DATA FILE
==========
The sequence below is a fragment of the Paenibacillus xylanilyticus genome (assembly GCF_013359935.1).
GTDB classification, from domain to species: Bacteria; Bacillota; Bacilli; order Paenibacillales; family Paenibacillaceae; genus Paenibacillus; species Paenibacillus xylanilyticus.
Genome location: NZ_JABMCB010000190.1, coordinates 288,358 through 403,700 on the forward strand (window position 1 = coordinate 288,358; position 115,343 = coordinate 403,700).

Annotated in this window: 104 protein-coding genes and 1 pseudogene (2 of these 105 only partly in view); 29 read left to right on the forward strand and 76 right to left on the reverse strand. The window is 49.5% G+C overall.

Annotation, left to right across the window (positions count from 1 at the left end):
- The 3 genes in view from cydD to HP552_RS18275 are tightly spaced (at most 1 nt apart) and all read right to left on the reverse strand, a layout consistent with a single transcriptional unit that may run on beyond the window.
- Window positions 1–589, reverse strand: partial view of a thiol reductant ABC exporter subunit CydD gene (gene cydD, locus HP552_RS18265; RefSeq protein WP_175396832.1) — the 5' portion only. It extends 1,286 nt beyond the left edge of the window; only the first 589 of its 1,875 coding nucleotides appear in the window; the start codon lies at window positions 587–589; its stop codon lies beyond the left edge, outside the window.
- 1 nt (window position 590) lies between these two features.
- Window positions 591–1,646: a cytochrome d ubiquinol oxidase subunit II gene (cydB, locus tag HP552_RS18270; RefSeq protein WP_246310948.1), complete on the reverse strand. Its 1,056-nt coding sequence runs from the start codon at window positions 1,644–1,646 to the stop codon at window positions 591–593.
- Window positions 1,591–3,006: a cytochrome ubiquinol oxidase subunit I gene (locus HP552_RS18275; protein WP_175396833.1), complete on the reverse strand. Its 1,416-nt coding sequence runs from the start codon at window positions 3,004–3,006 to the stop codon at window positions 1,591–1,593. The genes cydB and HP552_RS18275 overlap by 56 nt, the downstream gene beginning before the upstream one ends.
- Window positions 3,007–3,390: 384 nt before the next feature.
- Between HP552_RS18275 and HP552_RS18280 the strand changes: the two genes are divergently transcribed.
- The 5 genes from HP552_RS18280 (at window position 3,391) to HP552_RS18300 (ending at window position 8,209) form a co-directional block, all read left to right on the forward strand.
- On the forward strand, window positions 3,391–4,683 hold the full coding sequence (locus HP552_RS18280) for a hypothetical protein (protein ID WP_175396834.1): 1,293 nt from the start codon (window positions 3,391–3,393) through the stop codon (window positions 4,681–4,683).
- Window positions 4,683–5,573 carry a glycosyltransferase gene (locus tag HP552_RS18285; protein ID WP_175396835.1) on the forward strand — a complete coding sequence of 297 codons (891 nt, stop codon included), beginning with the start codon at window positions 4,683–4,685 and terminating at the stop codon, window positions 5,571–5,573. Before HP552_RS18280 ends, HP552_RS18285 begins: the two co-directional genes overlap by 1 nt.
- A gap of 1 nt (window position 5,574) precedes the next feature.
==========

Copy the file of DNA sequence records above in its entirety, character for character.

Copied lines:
The sequence below is a fragment of the Paenibacillus xylanilyticus genome (assembly GCF_013359935.1).
GTDB classification, from domain to species: Bacteria; Bacillota; Bacilli; order Paenibacillales; family Paenibacillaceae; genus Paenibacillus; species Paenibacillus xylanilyticus.
Genome location: NZ_JABMCB010000190.1, coordinates 288,358 through 403,700 on the forward strand (window position 1 = coordinate 288,358; position 115,343 = coordinate 403,700).

Annotated in this window: 104 protein-coding genes and 1 pseudogene (2 of these 105 only partly in view); 29 read left to right on the forward strand and 76 right to left on the reverse strand. The window is 49.5% G+C overall.

Annotation, left to right across the window (positions count from 1 at the left end):
- The 3 genes in view from cydD to HP552_RS18275 are tightly spaced (at most 1 nt apart) and all read right to left on the reverse strand, a layout consistent with a single transcriptional unit that may run on beyond the window.
- Window positions 1–589, reverse strand: partial view of a thiol reductant ABC exporter subunit CydD gene (gene cydD, locus HP552_RS18265; RefSeq protein WP_175396832.1) — the 5' portion only. It extends 1,286 nt beyond the left edge of the window; only the first 589 of its 1,875 coding nucleotides appear in the window; the start codon lies at window positions 587–589; its stop codon lies beyond the left edge, outside the window.
- 1 nt (window position 590) lies between these two features.
- Window positions 591–1,646: a cytochrome d ubiquinol oxidase subunit II gene (cydB, locus tag HP552_RS18270; RefSeq protein WP_246310948.1), complete on the reverse strand. Its 1,056-nt coding sequence runs from the start codon at window positions 1,644–1,646 to the stop codon at window positions 591–593.
- Window positions 1,591–3,006: a cytochrome ubiquinol oxidase subunit I gene (locus HP552_RS18275; protein WP_175396833.1), complete on the reverse strand. Its 1,416-nt coding sequence runs from the start codon at window positions 3,004–3,006 to the stop codon at window positions 1,591–1,593. The genes cydB and HP552_RS18275 overlap by 56 nt, the downstream gene beginning before the upstream one ends.
- Window positions 3,007–3,390: 384 nt before the next feature.
- Between HP552_RS18275 and HP552_RS18280 the strand changes: the two genes are divergently transcribed.
- The 5 genes from HP552_RS18280 (at window position 3,391) to HP552_RS18300 (ending at window position 8,209) form a co-directional block, all read left to right on the forward strand.
- On the forward strand, window positions 3,391–4,683 hold the full coding sequence (locus HP552_RS18280) for a hypothetical protein (protein ID WP_175396834.1): 1,293 nt from the start codon (window positions 3,391–3,393) through the stop codon (window positions 4,681–4,683).
- Window positions 4,683–5,573 carry a glycosyltransferase gene (locus tag HP552_RS18285; protein ID WP_175396835.1) on the forward strand — a complete coding sequence of 297 codons (891 nt, stop codon included), beginning with the start codon at window positions 4,683–4,685 and terminating at the stop codon, window positions 5,571–5,573. Before HP552_RS18280 ends, HP552_RS18285 begins: the two co-directional genes overlap by 1 nt.
- A gap of 1 nt (window position 5,574) precedes the next feature.